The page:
Back in the day, there was actually a time where I saw games on the NES before I saw them in arcades. Two big ones are Gradius and Lifeforce, English versions of the popular Salamander series in Japan amd Nemesis across the pond in Europe.. Before I even touched them in arcades, I learned that the Contra Code worked sometimes and there was also a super warp in Gradius, and Lifeforce's last stage was and still is a pain in the ass. Just how do I navigate through all of those collapsing sideways columns? Anyway..
Gradius, the continuing evolution of the Scramble-Super Cobra shmup games. A horizontal point-to-point shooter with levels traversing through bizarre outerspace locations; Easter Island, a Cave, a giant bubble room Rave of some sort. Or was Easter Island just in the NES version? I'll have to check our crack research team when they finally stop playin Halo 2600. Each level ending with a Guardian of some kind, a spaceship with powerful weapons that could be out-maneuvered, out-gunned, out-everything if you collected the right power-ups. You'd think that if they made these huge ships to destroy you they would be able to maneuver their guns and aim, time their shots, or just install a couple of gigantic fekkin' titanium flyswatters to smack your ship silly. But they didn't. This is a space war of attrition. You will sometimes lose, but sometimes win, and winning brings you back to the beginning to do it all again, and then.. wait, are you sure about that guys? I thought Lifeforce did that? Oh. They both did? Hmm.. I'll trust you for now.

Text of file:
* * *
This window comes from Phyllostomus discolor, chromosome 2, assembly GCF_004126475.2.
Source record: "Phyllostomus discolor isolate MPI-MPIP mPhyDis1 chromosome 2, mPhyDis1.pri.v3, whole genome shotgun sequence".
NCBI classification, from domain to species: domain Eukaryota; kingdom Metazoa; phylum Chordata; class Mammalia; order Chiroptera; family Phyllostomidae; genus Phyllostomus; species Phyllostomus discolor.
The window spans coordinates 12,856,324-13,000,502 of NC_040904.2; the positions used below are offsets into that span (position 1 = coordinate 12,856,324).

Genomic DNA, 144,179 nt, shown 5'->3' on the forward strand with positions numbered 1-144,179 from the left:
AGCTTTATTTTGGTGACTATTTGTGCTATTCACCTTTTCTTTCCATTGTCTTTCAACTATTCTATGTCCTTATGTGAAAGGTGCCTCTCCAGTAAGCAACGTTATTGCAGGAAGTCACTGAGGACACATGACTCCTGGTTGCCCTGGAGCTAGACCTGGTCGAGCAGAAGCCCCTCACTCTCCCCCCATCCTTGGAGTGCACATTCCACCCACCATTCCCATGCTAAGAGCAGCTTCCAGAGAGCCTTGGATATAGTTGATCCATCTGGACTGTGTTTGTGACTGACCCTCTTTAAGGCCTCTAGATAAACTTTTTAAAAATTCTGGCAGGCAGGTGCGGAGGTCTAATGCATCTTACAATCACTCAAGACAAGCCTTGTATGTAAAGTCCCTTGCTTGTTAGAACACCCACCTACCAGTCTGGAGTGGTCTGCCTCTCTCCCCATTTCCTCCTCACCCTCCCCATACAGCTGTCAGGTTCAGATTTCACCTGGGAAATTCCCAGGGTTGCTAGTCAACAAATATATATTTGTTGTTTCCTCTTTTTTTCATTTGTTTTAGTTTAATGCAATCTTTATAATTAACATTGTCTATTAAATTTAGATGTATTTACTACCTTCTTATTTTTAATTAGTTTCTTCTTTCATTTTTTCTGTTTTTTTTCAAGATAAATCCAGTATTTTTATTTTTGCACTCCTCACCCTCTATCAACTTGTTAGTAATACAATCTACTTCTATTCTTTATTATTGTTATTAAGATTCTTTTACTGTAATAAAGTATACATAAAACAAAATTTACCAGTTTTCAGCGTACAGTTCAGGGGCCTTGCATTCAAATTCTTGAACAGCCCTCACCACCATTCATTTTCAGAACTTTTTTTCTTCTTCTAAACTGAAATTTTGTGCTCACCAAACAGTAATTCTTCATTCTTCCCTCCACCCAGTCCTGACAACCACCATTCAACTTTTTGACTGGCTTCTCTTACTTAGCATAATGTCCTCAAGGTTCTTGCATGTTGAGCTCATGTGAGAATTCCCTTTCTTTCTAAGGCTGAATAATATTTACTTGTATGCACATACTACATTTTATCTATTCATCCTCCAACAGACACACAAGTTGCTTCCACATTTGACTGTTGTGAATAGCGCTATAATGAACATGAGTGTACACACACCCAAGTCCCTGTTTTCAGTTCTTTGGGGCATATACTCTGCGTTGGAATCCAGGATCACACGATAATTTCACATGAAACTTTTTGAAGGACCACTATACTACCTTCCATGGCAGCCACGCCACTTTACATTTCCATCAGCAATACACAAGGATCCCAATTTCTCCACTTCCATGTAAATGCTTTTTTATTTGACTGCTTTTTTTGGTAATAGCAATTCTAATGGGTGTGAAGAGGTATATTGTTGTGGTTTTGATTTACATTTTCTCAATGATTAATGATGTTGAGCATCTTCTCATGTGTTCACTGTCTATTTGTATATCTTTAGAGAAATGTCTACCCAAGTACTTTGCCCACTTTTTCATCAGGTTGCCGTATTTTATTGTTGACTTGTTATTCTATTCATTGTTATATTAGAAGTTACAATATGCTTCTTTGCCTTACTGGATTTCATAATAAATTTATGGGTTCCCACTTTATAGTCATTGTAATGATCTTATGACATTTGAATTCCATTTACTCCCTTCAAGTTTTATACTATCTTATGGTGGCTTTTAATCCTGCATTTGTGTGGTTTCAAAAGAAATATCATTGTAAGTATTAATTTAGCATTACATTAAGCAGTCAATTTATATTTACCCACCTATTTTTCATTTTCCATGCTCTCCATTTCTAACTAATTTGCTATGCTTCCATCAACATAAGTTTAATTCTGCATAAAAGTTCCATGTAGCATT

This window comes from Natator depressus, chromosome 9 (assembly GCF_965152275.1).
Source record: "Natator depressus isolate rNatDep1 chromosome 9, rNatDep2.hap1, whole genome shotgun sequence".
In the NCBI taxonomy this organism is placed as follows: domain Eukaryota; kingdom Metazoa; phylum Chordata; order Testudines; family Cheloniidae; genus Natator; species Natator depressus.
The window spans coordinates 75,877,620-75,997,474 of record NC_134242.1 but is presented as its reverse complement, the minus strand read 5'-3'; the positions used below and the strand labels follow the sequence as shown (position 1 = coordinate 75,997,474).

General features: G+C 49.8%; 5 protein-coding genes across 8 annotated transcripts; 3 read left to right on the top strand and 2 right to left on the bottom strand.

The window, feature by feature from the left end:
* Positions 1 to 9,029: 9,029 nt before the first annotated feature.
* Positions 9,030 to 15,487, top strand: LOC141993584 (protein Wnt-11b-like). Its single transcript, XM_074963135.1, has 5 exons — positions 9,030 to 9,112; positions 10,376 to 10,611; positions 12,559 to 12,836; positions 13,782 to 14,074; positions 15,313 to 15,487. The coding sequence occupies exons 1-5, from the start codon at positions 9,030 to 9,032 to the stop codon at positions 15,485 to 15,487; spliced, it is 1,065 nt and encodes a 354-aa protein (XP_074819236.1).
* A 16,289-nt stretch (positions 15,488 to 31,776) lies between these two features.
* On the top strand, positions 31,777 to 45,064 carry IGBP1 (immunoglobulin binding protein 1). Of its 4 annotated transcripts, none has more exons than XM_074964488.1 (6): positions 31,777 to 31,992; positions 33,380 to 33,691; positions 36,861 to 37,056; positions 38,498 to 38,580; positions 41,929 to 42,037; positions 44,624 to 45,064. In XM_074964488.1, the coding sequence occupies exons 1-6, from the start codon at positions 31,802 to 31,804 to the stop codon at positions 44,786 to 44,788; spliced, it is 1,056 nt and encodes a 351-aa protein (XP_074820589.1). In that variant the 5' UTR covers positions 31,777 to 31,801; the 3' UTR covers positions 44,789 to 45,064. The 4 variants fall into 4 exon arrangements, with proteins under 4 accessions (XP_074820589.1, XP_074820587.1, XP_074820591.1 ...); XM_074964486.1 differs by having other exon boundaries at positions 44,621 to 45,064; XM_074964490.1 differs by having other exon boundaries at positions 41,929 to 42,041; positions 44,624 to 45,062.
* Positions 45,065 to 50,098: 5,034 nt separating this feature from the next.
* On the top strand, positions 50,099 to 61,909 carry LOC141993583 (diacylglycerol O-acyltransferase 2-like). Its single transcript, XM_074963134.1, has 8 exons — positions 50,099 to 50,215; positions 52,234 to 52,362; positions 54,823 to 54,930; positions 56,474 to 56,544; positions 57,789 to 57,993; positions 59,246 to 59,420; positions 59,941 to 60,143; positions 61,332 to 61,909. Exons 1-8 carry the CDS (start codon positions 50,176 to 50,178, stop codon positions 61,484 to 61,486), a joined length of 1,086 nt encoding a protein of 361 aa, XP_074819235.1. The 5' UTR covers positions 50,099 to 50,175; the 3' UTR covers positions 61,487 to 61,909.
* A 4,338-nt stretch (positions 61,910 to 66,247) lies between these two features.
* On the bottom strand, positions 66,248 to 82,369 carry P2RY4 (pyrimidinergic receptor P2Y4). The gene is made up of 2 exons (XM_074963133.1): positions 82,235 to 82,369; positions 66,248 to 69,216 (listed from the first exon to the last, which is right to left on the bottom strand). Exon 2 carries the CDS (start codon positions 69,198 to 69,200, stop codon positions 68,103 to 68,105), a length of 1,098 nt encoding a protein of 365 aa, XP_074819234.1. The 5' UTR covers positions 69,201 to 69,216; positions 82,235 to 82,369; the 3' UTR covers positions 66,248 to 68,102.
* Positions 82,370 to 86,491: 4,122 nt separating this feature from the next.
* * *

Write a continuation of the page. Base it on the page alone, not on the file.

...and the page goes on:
Then we have the big one, Life Force. Or Lifeforce.
Lifeforce was more in the line of the old movie from the 1960s Fantastic Voyage, where you take to the insides, literally, of a human body. Your quest: to clean out the body by fighting various enemies, creatures, and bizarre monsters in the human body. Strangely enough, I do believe in the first level, the boss is the brain, which you destroy. I'm not too sure how that constitutes saving somebody from internal parasites, but in videogames, Rule #1 is "Suspension of Disbelief". No, it's not possible, and yes, you should just shut up and keep playing, dipshit.
Eyes? Check. Interestingly enough, to make these games have more longevity in the home versions, they made the game a bit longer, and, much like Contra for the NES, much better than the arcade versions. Gotta give people a reason to shell out cash to buy a cartridge of a game that goes by pretty quick in a play-through in the arcade (but eats lots of coins).
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